We are excited to provide a new opportunity for those passionate about law that pertains to adoption and child welfare: a weekly summary of relevant case law or legislative changes and why these matter for orphan care.
We are casting a wide net in defining which cases are relevant because we believe that orphan care encompasses a broad range of issues. An orphan is a vulnerable child left without adequate familial provision and protection from evil.
There is real evil in the world – evil that will always seek to abuse, neglect, and rob vulnerable children. Orphan-Care Law is that body of law that relates to addressing and alleviating the affliction of these vulnerable children.
C.H. and R.H. v. Franklin County Department of Human Resources, 2130757 and 2130758 (Ala. Civ. App. 2015).
For the professional orphan-care community, this case exemplifies the hard lesson that there are no shortcuts – or at least that shortcuts often have high costs. Like surgeons, orphan-care professionals hold children’s lives in their hands. We must maintain meticulous attention to detail.
For Franklin County DHR, this case should have been a home run. After all, they had previously successfully terminated the parental rights of three of C.H. and R.H.’s other children. Termination of this fourth child’s parental rights should have been a foregone conclusion – right?
Perhaps this is why Franklin County DHR presented an “Amended Petition,” asserting the successful termination of parental rights (TPR) of R.H. and C.H.’s three other children as an additional basis for TPR of the child in this case. Franklin County DHR even went so far as to ask the Juvenile Court to take “judicial notice of everything . . . set out in the [a]mended [p]etition.”
The child in the case at hand was born almost a year prior to the entry of the order terminating the older three children’s parental rights. The child was picked up by DHR at the hospital, and the child continuously remained in foster care. Franklin County DHR’s initial plan for the child was reunification. However, that plan changed to termination of parental rights after the three older children’s parental rights were terminated.
Although § 12-15-319, Code of Alabama, certainly permits the juvenile court to consider termination of a siblings’ parental rights as a factor in a TPR petition, the court must take into account “evidence regarding their current circumstances” regarding “inability or unwillingness” of the biological parent to care for their child. On appeal, C.H. and R.H. argued that the court and DHR failed to do just that – take their present circumstances into account.
The Court of Civil Appeals agreed with C.H. and R.H. and stated that taking current conditions of the biological parents into consideration “is implicit in the requirement that termination of parental rights be based on clear and convincing evidence.” The Court of Civil Appeals builds its case for what was lacking in the record and what evidence should have been presented (which I encourage our professional community to reference on page 11 of the attached opinion). The Court of Civil Appeals’ frustration with the situation, and their unanimous decision, seems to come through in their summary statement: “The entire transcript in this case is 31 pages long and contains very little relevant evidence.”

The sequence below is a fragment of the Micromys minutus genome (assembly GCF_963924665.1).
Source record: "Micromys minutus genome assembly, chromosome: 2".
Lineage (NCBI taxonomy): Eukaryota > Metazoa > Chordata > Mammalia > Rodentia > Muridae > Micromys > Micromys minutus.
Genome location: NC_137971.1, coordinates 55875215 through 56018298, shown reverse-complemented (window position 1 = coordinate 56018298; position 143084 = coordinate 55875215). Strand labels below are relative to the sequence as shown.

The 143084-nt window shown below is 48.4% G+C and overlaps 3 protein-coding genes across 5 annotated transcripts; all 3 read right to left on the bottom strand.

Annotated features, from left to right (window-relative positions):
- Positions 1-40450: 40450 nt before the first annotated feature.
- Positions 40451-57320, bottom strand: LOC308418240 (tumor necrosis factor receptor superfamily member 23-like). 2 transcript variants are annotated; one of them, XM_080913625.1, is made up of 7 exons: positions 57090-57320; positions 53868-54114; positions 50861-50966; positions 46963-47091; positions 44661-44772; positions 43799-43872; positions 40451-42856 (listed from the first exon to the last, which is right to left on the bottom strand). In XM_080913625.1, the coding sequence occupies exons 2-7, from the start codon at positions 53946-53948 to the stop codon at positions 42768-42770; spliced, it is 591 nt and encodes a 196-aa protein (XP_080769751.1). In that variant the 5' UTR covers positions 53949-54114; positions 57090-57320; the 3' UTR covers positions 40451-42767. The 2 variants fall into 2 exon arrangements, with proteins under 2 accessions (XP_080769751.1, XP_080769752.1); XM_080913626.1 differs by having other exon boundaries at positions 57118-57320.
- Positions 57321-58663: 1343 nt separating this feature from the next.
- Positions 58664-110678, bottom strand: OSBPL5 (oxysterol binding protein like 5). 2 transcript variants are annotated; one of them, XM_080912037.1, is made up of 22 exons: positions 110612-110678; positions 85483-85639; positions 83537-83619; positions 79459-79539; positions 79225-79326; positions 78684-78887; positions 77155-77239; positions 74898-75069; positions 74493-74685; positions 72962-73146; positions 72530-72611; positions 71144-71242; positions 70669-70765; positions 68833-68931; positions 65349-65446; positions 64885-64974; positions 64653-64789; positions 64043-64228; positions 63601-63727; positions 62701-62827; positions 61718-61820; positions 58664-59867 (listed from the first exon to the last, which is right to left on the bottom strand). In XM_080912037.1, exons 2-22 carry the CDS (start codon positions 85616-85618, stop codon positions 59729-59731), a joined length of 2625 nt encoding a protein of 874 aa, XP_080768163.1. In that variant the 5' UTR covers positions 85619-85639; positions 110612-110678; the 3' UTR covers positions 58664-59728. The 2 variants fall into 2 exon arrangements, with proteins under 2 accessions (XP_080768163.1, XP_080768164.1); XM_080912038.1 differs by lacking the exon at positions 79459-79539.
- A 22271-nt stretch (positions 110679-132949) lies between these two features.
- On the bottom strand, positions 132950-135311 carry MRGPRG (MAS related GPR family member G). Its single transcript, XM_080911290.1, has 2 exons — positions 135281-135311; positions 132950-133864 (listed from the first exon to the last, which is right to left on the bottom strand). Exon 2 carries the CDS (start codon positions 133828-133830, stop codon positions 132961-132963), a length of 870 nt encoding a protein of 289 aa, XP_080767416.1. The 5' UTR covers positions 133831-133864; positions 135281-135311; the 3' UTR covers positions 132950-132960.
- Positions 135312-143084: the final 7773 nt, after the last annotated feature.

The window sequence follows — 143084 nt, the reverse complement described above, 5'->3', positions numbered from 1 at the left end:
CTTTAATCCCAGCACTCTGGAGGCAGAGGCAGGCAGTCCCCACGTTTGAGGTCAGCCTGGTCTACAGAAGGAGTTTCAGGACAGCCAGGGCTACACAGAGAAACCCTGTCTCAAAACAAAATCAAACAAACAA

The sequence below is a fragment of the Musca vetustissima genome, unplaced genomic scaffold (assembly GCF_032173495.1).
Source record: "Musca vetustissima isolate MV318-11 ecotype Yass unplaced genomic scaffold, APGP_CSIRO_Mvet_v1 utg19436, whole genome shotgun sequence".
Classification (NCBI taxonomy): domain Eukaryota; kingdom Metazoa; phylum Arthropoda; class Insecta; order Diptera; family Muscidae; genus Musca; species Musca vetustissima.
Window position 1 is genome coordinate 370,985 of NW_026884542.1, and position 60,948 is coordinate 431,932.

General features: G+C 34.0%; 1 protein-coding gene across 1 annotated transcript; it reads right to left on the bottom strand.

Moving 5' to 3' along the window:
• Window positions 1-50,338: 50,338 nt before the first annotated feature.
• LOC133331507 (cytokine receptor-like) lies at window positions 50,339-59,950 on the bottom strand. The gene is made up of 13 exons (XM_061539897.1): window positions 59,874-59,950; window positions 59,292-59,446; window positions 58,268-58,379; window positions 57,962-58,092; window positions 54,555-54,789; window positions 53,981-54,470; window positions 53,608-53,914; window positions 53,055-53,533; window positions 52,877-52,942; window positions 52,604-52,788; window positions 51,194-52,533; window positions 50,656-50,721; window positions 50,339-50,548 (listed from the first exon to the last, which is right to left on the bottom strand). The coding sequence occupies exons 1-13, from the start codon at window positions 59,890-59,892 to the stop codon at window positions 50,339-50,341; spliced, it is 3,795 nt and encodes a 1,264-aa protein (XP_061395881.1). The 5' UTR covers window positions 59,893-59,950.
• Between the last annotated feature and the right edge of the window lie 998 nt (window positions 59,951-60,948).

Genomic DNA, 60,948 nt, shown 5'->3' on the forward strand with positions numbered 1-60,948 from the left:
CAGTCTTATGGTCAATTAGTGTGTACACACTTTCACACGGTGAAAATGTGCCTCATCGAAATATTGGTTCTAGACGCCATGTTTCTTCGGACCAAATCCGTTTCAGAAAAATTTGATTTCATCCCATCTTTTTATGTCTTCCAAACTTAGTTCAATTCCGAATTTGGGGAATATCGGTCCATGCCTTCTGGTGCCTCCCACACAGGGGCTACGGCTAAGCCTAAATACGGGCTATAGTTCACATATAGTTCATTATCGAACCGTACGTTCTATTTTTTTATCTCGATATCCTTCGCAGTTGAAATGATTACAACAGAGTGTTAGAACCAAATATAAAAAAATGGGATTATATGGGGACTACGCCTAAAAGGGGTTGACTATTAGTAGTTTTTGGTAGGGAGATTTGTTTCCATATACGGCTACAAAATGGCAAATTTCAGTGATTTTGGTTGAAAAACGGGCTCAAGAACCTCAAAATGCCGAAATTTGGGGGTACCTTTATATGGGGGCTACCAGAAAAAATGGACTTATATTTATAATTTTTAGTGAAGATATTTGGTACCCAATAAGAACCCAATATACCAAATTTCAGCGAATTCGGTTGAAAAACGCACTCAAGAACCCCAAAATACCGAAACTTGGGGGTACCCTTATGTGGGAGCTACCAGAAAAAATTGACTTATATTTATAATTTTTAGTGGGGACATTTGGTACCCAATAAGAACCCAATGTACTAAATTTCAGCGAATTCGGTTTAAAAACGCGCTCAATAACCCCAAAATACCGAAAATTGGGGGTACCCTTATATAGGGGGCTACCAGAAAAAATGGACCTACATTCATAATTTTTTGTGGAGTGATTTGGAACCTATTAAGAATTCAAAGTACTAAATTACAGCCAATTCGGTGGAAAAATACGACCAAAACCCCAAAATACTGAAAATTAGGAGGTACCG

For the lawyer-folks out there, the holding in the case is as follows: “Given the paucity of evidence DHR presented in support of its petition to terminate the parents’ parental rights to the child, we conclude that the juvenile court erred in determining that DHR had met its burden of presenting clear and convincing evidence that grounds existed warranting the termination of the parents’ parental rights.”
What lessons are here for the orphan-care community? There are no shortcuts to caring for orphans. It should have been a no-brainer to terminate C.H. and R.H.’s parental rights. Meticulous attention to detail matters in both brain surgery and orphan-care law.
Lest you walk away thinking that the Court of Civil Appeals is composed of heartless judges that sit in an ivory tower of books and esoteric words like “paucity,” I will leave you, in closing, with the last sentence of the opinion: “We note, however, that, if the situation warrants and the best interests of the child would be served, DHR may file a new petition to terminate the parents’ parental rights and seek to present evidence demonstrating that termination of parental rights is appropriate.”
If at first you don’t succeed, try, try again.
Read the entire case file here.
Photo by libertygrace0.